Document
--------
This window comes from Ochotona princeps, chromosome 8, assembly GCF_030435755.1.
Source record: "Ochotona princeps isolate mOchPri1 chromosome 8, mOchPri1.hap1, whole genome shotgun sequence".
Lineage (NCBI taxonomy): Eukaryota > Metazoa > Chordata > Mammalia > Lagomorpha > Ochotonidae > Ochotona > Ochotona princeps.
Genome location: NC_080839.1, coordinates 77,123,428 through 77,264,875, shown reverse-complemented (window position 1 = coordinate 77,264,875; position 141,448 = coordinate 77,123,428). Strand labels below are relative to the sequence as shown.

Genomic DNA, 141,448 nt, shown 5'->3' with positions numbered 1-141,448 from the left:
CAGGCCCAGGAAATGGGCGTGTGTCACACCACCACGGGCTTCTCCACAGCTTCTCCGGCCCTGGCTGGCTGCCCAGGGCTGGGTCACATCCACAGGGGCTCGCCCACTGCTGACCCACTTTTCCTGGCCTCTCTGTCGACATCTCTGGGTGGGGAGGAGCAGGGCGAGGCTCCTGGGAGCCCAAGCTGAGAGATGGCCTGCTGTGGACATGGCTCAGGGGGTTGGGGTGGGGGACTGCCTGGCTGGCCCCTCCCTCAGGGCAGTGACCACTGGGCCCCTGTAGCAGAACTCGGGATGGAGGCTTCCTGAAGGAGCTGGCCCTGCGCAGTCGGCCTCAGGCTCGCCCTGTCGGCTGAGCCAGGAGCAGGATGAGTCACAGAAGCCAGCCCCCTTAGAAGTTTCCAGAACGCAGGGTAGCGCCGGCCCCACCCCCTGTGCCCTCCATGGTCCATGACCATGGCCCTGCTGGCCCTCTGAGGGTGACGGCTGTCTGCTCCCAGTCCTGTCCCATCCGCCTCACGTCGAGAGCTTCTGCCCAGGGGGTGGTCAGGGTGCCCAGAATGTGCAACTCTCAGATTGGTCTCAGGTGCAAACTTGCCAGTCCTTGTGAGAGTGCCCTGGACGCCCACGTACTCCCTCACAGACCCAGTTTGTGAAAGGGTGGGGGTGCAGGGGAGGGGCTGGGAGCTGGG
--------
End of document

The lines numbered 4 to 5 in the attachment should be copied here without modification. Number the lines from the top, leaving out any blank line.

Genome location: NC_080839.1, coordinates 77,123,428 through 77,264,875, shown reverse-complemented (window position 1 = coordinate 77,264,875; position 141,448 = coordinate 77,123,428). Strand labels below are relative to the sequence as shown.

Genomic DNA, 141,448 nt, shown 5'->3' with positions numbered 1-141,448 from the left: